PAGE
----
Featured pieces come from any genre, and reflect exceptional work from each issue. This semester, we highlight an extended essay from Koki Kobayashi (’21) and a thesis distillation from Bridget Simons (’20).
Though we may be accessing this site from around the world, we acknowledge our affiliation with the University of Notre Dame and thus our presence on the traditional homelands of Native peoples (even if virtually) including the Haudenosauneega, Miami, Peoria, and particularly the Pokégnek Bodéwadmik, who have been using this land for education for thousands of years, and continue to do so.
Miss Americana vs. The Patriarchy:
Feminist Humor in Taylor Swift’s Satirical Music Videos
By Lauren Kelley (’22) When Jimi Hendrix performed “The Star Spangled Banner” with screeches and static at the 1969 Woodstock Music Festival, it was considered by some to be “a hate-filled guitar solo”(Clague, 461). In the year leading up to the festival, the national anthem had become a staple in music icon’s setlist and hisContinue reading “The Closing Act: Jimi Hendrix’s “Star Spangled Banner” as a Non-Violent Protest”
By Hailey Oppenlander (’22) Coca-Cola is refreshing and bright, cool to the tongue. It is presented in a variety of situations and packages: in a nostalgic glass bottle; in a can that satisfyingly clicks as you pop the tab, still dripping after being pulled out of a cooler on a blistering summer day; or inContinue reading “Coca-Cola and Capitalism: An American Mythology”
By Clark Doman (‘23) and Francesca Schena (‘23) Clarkston Doman is an American Studies and Economics major. Francesca Schena is a Computer Science major. Their project was originally created for Professor Katie Walden’s American Studies course ‘Data Feminism.’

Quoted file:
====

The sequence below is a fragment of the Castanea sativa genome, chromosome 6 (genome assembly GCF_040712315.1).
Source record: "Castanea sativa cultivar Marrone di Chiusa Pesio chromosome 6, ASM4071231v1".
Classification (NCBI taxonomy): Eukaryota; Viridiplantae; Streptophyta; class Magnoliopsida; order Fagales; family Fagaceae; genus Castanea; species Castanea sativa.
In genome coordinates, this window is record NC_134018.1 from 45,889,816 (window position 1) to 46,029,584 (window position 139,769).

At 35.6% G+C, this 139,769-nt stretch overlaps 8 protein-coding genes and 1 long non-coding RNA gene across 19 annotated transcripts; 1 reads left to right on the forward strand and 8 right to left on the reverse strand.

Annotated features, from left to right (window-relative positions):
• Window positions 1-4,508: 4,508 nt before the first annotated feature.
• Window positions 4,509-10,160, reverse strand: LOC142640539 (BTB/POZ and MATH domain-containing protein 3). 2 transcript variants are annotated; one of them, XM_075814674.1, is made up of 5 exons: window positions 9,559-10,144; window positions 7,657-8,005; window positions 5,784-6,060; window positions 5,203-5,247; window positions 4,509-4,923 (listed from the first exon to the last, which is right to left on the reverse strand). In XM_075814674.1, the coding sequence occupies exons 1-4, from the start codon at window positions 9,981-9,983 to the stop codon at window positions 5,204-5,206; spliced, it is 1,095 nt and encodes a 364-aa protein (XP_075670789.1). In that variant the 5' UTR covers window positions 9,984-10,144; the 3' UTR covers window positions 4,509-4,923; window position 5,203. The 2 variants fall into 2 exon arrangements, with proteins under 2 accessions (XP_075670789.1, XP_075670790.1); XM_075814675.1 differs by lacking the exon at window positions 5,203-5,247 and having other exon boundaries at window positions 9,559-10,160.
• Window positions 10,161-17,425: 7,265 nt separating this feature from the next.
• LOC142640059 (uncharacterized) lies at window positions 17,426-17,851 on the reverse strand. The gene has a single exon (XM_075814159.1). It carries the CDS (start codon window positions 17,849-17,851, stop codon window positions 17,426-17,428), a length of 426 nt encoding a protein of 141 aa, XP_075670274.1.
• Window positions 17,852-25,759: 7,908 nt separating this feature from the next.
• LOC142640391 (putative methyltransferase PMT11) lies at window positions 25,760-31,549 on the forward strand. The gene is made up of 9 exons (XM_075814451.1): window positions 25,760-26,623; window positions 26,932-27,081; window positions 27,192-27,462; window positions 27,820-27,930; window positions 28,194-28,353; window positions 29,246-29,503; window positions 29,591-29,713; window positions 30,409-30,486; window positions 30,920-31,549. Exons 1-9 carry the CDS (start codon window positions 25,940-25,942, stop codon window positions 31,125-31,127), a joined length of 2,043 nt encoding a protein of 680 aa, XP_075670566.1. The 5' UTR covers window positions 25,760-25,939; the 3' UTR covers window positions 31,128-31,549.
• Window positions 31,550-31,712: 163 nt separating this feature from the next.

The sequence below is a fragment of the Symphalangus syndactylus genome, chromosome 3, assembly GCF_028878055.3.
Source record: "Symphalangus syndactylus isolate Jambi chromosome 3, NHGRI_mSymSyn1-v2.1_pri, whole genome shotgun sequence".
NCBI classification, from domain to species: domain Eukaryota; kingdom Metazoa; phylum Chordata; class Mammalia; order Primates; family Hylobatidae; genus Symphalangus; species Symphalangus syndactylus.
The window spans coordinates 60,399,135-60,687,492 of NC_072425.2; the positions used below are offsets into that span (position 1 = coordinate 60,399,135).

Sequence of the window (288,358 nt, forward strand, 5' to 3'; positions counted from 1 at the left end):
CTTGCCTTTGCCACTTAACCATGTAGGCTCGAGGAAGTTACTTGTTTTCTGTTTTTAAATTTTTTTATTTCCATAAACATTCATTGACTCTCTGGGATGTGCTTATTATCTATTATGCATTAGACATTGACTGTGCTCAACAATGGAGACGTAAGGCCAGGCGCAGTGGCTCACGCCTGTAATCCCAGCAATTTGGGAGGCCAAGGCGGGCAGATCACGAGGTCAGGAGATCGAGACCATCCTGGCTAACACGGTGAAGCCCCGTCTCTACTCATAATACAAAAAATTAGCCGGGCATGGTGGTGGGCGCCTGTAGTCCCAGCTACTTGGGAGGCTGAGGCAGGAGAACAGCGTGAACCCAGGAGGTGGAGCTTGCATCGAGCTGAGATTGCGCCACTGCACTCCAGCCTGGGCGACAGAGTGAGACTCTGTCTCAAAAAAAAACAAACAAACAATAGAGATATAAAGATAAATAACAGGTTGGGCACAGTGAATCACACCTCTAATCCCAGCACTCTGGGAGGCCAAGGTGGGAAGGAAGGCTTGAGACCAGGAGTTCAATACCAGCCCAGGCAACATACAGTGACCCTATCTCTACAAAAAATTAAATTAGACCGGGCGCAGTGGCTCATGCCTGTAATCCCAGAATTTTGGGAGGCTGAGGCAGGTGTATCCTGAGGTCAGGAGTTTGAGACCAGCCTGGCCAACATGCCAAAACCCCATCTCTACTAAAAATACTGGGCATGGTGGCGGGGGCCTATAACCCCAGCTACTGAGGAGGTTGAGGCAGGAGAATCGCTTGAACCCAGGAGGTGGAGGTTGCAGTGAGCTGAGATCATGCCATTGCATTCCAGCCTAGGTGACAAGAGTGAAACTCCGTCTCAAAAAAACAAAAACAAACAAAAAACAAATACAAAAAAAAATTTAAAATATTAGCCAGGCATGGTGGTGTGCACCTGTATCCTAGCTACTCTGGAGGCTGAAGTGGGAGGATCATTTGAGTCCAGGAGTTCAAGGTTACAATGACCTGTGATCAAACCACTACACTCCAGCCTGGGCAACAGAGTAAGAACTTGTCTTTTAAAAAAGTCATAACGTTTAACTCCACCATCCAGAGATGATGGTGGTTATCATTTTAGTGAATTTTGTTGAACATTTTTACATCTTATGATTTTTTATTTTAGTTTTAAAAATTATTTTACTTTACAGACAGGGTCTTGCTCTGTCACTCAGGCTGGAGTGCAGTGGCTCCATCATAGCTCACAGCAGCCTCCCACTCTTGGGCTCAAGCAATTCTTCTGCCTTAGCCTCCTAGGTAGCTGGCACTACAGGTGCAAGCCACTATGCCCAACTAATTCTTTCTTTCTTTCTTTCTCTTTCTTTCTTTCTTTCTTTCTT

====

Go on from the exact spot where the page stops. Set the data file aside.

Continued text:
“A Movement, Not a Moment”:
The US Women’s National Soccer Team and Its Fight for Equal Pay, 2016-2020
By Margaret Borgos (’22) Sports and athletic competitions are inextricably connected to political landscapes. The 1968 Mexico City Olympics were no exception. Black athletes fought for their labor and civil rights both inside and outside of sport at the 1968 Mexico City Olympics. An iconic photo immortalized American sprinters Tommie Smith and John Carlos. TheyContinue reading “The Black Athlete as Laborer and Civil Rights Advocate“
Comparing Government and Cultural Responses to Food Security Following the Great Depression & Great Recession By Grace Scheidler (’22) In its most basic form, food is a source of fuel, but we all know that a meal means so much more. We can look to a culture’s culinary tradition to find their history, and theContinue reading “A Nutritional History of Economic Crises”
By Aryanna Perez (’22) In May 2018, Donald Glover, under the stage name Childish Gambino, released the controversial music video to his song, “This is America.” With over 800 million views to date, this music video became a significant cultural work as it utilized symbolism to address social justice issues, including gun violence, police brutality,Continue reading “The Relevance of Childish Gambino’s “This is America” in 2022″